Naomi Osaka and Bianca Andreescu had never faced each other on the tennis court before, and their first meeting at the China Open earlier this week was anything but a letdown.
Women’s tennis has so much going for it: new stars from different continents, week-to-week suspense, and grande dame Serena Williams’ ongoing quest for a 24th major singles title.
What the women’s game lacks is the same element it has lacked for far too many years: a transcendent, long-running rivalry.
That is why Friday’s quarterfinal at the China Open between Naomi Osaka and Bianca Andreescu was appointment viewing, even in inconvenient time zones.
Could this turn out to be the one?
“The next thing the WTA needs is that big rivalry,” said Tracy Austin, the analyst and former No. 1. “Right now, the excitement with the WTA is that it’s multigenerational and it’s global.”
Osaka is 21 and the first player from Japan to claim a Grand Slam singles title, winning the 2018 U.S. Open and the 2019 Australian Open.
Andreescu is 19 and just became the first player from Canada to win a major singles title when she beat Williams at the U.S. Open last month.
Osaka and Andreescu had never played, and their first meeting was anything but a letdown. They exchanged bold shots and bright ideas for 2 hours, 14 minutes in Beijing.
Their games matched up beautifully, and Osaka dug herself out of several holes to put an end to Andreescu’s 17-match unbeaten streak with a late-night thriller, 5-7, 6-4, 6-3, on her third match point.
“I just tried to breathe,” Osaka said. “I know she’s such an amazing player.”
Earlier in the week, Andreescu was asked about all the momentum she had acquired in the past few months after recovering from a rotator cuff injury to win the Rogers Cup and U.S. Open.
“I don’t want to sound, like, cocky or anything, but I kind of forgot how it feels to lose, which I think is a good thing,” she said. “When I do visualize and meditate, I always make sure to feel the feeling of myself winning. It’s good that I forgot about the other feeling.”
She had not lost a completed match since March 1, when she was beaten in the semifinals of the Mexican Open by Sofia Kenin. Andreescu had never lost to a top-10 player, going 8-0 in her brief time on tour.
But Osaka broke that streak and reacquainted Andreescu with that “other feeling.”
“I didn’t miss it,” Andreescu said.
She had some fine chances to postpone it Friday. She was more consistent and decisive in the early going, pouncing repeatedly on Osaka’s second serve to go up by a set and a break before Osaka rallied.
Andreescu took a 3-1 lead in the third set, too. But the fourth-ranked Osaka, who has looked adrift at times in 2019 after winning in Australia, appears to be in a much more secure place at this less pressurized stage of the season.
She won the Japan Open last month in her namesake and birth city of Osaka. After splitting with two coaches this year—Sascha Bajin and Jermaine Jenkins—Osaka is working with her father, Leonard Francois, on this Asian swing.
She looks focused and eager, unburdened in a sense, and she broke Andreescu twice in the third set, with a backhand winner each time.
It was the kind of shotmaking in the clutch that makes for a great match, the kind that Andreescu has specialized in this year as she fought through three-setters and past higher-ranked opposition to rise to No. 5 in the rankings. She is currently No. 6.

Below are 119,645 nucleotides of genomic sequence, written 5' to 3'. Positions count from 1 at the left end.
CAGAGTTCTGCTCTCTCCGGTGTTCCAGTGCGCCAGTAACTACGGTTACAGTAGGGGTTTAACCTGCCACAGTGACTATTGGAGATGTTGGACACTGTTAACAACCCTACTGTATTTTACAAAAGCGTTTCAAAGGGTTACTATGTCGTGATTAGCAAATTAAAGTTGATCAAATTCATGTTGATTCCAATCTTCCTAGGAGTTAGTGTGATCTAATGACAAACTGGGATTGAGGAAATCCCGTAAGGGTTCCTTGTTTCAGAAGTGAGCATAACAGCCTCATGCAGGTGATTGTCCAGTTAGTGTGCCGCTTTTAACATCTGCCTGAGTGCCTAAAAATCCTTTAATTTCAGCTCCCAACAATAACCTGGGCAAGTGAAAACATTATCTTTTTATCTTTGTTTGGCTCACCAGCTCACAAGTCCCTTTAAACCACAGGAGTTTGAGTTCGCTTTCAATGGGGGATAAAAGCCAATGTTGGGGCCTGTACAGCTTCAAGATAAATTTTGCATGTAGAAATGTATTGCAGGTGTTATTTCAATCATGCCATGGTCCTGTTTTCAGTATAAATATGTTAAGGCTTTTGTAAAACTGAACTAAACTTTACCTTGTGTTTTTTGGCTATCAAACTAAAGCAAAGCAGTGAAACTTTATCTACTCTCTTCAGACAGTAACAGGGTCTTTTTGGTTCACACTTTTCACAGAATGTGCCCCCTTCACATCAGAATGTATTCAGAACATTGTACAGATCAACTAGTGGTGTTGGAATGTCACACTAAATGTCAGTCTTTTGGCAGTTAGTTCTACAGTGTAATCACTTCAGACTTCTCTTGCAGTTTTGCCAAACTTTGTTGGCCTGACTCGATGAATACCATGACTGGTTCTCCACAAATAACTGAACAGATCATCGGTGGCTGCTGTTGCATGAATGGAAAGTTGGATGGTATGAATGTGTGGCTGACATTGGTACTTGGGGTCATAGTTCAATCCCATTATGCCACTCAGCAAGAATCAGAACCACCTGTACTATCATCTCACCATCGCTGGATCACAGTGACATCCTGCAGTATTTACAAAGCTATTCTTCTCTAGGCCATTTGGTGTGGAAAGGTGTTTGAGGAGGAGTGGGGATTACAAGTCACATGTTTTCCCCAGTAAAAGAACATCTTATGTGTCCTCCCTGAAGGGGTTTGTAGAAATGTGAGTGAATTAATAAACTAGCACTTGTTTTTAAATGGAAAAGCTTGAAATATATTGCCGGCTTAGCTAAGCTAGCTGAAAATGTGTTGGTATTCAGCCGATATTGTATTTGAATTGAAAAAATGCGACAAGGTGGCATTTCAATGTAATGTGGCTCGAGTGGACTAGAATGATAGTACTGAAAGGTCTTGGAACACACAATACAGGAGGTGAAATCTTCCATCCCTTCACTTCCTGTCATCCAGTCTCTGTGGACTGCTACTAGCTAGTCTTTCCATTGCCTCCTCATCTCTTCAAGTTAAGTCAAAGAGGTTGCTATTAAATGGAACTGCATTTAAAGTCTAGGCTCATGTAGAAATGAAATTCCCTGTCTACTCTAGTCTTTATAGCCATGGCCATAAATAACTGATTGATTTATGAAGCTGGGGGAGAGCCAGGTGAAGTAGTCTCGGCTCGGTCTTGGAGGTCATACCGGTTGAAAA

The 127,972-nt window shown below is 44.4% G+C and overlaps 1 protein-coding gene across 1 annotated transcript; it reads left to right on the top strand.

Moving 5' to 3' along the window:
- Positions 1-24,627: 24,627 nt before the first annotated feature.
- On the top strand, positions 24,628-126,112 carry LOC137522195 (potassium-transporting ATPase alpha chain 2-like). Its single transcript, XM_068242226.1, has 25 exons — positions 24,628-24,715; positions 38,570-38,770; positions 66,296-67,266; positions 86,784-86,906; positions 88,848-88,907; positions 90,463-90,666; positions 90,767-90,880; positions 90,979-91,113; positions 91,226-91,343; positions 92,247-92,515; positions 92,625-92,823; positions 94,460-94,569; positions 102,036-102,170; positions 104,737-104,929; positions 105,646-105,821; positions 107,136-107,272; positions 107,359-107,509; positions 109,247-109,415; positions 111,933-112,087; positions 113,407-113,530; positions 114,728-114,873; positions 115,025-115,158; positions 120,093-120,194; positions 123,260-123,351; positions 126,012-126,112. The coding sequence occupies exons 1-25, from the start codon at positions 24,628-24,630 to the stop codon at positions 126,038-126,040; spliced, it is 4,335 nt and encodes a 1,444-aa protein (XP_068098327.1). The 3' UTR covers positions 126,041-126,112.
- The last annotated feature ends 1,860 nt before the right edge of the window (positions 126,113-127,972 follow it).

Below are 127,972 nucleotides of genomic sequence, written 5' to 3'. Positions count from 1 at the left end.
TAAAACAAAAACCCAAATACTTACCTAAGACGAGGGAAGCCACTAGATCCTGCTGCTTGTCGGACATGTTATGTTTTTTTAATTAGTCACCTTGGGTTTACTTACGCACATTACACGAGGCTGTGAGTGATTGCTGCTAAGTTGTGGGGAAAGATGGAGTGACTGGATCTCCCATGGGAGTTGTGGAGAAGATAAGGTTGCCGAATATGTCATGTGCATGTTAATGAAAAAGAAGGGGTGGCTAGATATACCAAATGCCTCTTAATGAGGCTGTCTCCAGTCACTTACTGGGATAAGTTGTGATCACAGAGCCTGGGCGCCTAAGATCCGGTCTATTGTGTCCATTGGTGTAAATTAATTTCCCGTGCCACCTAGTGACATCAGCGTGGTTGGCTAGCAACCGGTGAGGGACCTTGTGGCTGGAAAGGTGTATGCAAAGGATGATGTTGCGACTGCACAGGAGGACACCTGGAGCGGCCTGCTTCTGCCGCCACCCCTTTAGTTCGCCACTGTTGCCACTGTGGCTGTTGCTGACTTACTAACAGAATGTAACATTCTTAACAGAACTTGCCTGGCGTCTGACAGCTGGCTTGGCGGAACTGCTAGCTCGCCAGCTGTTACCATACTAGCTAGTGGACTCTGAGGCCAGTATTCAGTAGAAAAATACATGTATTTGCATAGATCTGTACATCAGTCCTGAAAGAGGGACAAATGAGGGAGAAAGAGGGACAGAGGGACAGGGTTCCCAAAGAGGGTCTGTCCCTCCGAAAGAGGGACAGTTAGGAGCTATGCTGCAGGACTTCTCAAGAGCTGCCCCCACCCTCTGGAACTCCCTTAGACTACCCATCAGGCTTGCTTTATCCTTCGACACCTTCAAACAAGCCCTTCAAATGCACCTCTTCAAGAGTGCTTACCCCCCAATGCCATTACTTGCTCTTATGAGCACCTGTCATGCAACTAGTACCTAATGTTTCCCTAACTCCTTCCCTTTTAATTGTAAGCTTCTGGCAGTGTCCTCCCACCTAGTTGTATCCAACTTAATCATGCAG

It has been one of the most vertiginous climbs in WTA history.
Last October, after recovering from a back injury, she was ranked No. 242 in the world and played in minor-league events, including one in Florence, South Carolina, with $25,000 in total prize money. She beat Osaka’s older sister, Mari, in the final.
In 2019, Andreescu has earned over $6 million in prize money, with plenty more beginning to flow in from off-court deals.
“Her story is crazy,” Austin said.
But Osaka, who has had an unlikely journey of her own to the top, was able to keep Andreescu’s 2019 from getting even crazier by holding serve in an edgy final game.
Andreescu’s best chance came at 30-40 when she missed a backhand return wide off a second serve, choosing big risk over a higher-percentage play on what turned out to be her last break point.
Osaka took a deep breath, expelled it and then hit a service winner down the T to get her first match point. But then she double-faulted. Andreescu saved the second match point with a deep return that landed on the baseline, and Osaka challenged unsuccessfully.
Osaka took another deep breath, and the next point turned into a high-velocity rally. Andreescu changed the pace, which has become one of her trademarks, but her looping forehand landed short, and Osaka pummeled a leaping backhand winner down the line.
She then sliced an ace on the next point to win the match, which, if this matchup beats the odds, was a resounding way to kick off an epic rivalry.
Not that Osaka was in a hurry for Round 2.
“Listen, I don’t want to play her anymore,” Osaka said, sparking laughter in the Beijing press room. “I’m good. One and done.”
It was quite a draining tussle, quite a spectacle, even with empty seats visible in the stadium. Above all, it was a duel between two young women who have established themselves as appealing, intriguing champions in a crowded WTA landscape.
Now, they need to make such duels a habit with major titles at stake or, in the meantime, at this month’s WTA Finals in Shenzhen, China.
“We’re going to have so many more matches like this,” Andreescu said at the net as she turned their postmatch handshake into a hug. “I can’t wait to see what the future holds.” © 2019 The New York Times